Nikki and Piotrek host Devon. After dinner, their manservant, a heavily-accented Polish man, tells Nikki that Piotrek took Devon upstairs. Nikki eavesdrops and hears Piotrek tell Devon, “My wife is not a free agent. I don’t allow her that. The bonds of marriage are real bonds. The vows we take, we honor and enforce them for ourselves, by ourselves, or, if necessary, they’re enforced for us. Either way, she is bound. Understand? There are consequences to one’s actions. And there would for certainly be consequences to wrong actions. Dark they would be, and inescapable. Why instigate a need to suffer?” Nikki does not interfere, and sneaks away.

Another day of shooting: Billy's wife and kids are away, and Sue is visiting him. She is leaving for the gym, but he persuades her to stay for a drink (served by his servant), and possibly dinner. When Sue mentions Billy's family, he tells her, “Don’t ruin this." She responds, “There’s nothing to ruin, Billy.”

During downtime set, Nikki and Devon lightly flirt using their Southern accents from their roles. Devon invites Nikki to eat with him at (as she correctly guesses) a “cute little Italian restaurant, tucked away, private.” Nikki doesn’t refuse, and says, “See ya after the shoot.”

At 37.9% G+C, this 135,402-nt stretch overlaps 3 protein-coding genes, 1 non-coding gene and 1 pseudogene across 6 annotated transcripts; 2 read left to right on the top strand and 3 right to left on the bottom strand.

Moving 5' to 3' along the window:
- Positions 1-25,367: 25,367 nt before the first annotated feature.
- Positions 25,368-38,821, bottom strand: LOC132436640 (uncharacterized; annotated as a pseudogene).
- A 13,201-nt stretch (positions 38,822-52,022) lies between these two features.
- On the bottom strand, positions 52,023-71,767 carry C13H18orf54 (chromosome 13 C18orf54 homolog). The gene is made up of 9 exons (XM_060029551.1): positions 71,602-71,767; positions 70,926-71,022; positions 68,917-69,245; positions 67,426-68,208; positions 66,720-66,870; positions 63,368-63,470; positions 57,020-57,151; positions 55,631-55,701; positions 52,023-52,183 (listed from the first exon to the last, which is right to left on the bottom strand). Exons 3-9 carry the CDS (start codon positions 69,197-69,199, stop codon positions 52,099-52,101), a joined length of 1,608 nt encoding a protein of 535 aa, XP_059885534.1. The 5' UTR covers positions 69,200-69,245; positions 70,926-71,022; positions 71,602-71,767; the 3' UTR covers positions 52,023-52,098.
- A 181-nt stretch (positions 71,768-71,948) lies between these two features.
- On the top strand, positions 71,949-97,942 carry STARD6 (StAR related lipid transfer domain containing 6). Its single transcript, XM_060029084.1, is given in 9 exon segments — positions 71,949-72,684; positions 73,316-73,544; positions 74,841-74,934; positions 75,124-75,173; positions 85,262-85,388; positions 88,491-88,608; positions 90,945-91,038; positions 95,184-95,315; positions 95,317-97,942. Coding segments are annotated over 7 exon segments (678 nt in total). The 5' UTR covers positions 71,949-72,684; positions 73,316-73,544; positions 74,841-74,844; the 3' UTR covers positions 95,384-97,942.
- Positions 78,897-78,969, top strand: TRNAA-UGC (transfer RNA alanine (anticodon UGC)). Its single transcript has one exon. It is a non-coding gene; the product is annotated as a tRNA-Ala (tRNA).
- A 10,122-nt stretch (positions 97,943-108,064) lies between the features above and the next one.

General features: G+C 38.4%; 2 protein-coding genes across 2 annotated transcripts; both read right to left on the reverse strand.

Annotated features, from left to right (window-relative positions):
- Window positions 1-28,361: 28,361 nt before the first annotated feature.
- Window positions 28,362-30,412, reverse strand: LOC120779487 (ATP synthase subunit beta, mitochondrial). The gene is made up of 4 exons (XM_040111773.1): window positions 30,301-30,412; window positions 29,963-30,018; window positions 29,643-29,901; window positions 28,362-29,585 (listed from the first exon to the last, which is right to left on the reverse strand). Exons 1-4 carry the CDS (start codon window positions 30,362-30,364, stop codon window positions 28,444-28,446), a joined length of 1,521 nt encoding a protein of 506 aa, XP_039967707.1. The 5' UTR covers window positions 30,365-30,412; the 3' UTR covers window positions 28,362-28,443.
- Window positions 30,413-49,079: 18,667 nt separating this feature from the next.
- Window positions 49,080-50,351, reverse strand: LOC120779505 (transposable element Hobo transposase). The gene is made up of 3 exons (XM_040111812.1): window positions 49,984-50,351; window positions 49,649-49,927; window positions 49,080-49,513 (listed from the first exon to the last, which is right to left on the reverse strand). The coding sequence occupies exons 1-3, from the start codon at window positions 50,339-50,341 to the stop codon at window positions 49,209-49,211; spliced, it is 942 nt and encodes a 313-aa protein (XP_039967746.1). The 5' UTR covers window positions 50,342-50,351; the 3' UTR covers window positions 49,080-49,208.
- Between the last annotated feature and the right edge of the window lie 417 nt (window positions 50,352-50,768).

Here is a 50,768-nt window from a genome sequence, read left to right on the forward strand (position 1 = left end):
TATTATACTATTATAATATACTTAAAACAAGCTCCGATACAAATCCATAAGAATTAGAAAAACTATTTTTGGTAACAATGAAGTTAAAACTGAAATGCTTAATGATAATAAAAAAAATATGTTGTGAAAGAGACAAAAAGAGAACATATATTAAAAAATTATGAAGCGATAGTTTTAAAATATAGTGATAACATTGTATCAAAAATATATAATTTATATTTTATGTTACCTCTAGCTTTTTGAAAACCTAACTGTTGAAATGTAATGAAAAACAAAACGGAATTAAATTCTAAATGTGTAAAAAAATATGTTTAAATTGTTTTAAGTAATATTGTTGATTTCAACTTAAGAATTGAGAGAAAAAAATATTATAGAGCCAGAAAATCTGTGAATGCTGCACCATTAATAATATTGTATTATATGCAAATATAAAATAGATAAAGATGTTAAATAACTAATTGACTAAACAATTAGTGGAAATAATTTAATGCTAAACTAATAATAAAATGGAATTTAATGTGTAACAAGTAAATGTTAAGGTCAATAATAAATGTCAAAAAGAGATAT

Nikki begins to lose herself in the role. They shoot a scene where Sue and Billy begin to hook up. Sue tells Billy she won’t fall in love with him. They passionately kiss. When the scene cuts, Kingsley asks, “Are you two happy?” Nikki stares at Devon in shock, seemingly uncertain about what is real.

In another scene, Sue and Billy talk in the dark in Billy's house. Sue says she is worried that her husband knows, and that he will kill them. Nikki then apparently forgets she is on set and exclaims, “Damn! This sounds like dialogue from our script!” Kingsley yells, “What the bloody hell’s going on?”

Between Worlds Edit

Sue and Billy’s first time having sex. Nikki has not completely become Sue yet, but seems to have become trapped in Sue's world. Although she believes she is having sex with Devon, he remains in character as Billy. He complains that she is talking too much. She says she told Devon a story about a “thing that happened. ... A story that happened yesterday, but I know that it’s tomorrow.” It was a scene they did yesterday, which involves her getting Billy's groceries with his car. The car was parked in an alley, where she saw writing on metal and "this whole thing starts floodin' in...this whole memory. I start to remember."  She then screams, "It's me, Devon! It's me, Nikki!" Billy responds, "That doesn't make any sense. What is this, Sue?" Nikki continues screaming that she is Nikki and yells, "Look at me, you fucker!" Billy laughs mockingly at her.